UPDATE - after doing some heated bed cleaning per an email from Lulzbot support, I have not only gotten better adherence, but it seems to be level without slight dip in the middle of the bed (possibly in part due to removing the bed for the cleanup and putting it back). Could be a perfect bed leveling calibration storm, but I tried a .075 layer height print last night of a Kinect Scan I did of my son… the results in my opinion are remarkable. This was roughly a 12 hour print and the surface, without cleanup (I literally tore the support off), is satin smooth. NOTE: I sanded the bed with 10% isopropyl alcohol and 1200 grit sandpaper per Lulzbot support (they said 1200-2000) and my adhesion is insanely good again like the PEI sheet was new. I need to back it off some which might be as simple as loosing up the first layer height because even with a sharpened spatula it was way to hard to pull off jeopardizing my bed leveling efforts.
My first .075mm Layer Height Print:
Per my previous post, I am working on a 3d printed pinhole camera. The body and lid for the camera are the largest prints I had and once I slowed things down and really got a solid first layer… things were great.
Some recent issues: The past two days I started printing a sized down version Winged Victory of Samothrace with little luck. To this point I have been using Black Velleman PLA and really feel good having some decent .2mm layer height settings. I switched to White Velleman PLA and it seems to act completely different. Suddenly the first layer isn’t sticking, it oozes more and my first and latter layers are getting stuck to the hot end. Then when I felt like I had a decent profile… the print of the Winged Victory is stopping about half way in. I printed a smaller version successfully but when printing a 50% sized section it stops again. I realize as I type this is may be my Octopi setup causing it. Some troubleshooting ahead. One of the things I may try is going back to White PLA now that I have the bed cleaned up and level, use CURA for slicing and see if I can get a decent print.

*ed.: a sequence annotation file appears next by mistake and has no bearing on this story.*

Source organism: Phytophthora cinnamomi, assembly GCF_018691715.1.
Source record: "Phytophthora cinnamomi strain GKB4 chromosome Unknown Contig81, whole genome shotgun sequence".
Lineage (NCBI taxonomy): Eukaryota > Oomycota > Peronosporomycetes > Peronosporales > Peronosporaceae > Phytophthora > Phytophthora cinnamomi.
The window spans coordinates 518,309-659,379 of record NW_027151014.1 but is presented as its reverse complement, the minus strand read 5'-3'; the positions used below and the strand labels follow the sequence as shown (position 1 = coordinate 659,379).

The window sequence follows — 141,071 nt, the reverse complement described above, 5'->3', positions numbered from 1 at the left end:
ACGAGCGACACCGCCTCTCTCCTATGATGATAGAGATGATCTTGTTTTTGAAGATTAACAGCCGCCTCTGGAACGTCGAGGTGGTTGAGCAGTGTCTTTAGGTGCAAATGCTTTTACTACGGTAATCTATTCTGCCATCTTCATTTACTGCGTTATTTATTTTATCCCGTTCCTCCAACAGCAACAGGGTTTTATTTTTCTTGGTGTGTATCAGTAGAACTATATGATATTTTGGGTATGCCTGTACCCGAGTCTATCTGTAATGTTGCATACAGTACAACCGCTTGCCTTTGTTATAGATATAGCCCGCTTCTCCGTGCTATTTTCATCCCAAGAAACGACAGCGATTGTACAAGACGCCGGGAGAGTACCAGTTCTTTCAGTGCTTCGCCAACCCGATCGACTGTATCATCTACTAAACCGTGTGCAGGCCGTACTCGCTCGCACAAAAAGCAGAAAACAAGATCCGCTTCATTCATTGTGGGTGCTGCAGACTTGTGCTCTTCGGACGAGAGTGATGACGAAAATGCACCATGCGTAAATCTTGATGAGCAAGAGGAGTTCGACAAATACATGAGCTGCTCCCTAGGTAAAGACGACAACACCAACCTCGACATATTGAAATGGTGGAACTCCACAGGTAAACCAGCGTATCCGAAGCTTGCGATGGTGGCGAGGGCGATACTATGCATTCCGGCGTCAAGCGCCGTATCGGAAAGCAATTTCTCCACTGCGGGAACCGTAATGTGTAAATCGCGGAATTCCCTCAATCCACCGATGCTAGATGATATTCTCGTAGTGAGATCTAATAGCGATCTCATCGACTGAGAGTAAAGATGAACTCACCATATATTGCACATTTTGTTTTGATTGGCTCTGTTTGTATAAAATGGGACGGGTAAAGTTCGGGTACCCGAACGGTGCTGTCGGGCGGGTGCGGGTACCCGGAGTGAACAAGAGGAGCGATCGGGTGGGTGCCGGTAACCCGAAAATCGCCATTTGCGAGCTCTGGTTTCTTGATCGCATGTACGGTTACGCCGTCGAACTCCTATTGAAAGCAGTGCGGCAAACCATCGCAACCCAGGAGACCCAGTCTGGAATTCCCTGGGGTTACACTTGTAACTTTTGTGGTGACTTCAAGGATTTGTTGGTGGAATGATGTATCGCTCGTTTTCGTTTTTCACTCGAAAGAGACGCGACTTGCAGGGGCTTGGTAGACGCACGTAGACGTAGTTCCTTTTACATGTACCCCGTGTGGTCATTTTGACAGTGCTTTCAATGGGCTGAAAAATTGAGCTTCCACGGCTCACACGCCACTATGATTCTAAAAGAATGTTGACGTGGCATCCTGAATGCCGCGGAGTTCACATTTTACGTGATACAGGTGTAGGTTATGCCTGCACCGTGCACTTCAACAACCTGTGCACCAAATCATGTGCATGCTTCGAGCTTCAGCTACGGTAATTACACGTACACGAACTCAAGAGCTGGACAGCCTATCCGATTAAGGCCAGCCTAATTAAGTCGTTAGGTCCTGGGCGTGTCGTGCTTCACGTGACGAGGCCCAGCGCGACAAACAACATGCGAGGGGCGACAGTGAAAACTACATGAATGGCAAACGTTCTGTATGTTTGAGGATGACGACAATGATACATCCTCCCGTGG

Open Source Flexibility
A few things that are really positive about the Taz 5. Completely Open… I can use whatever software, filament and even hardware that I choose. I have currently upgraded my Taz to include an Octopi/Octoprint setup that allows me to wirelessly connect to the printer. And I am able to use any slicer I choose. I also have future plans for a 1.75mm filament version of the printer and am considering possibly building a all-metal hotend multi extruder (Kraken, Chimera or Cyclops maybe?) down the road… maybe down the highway if I keep biting off more than I can chew.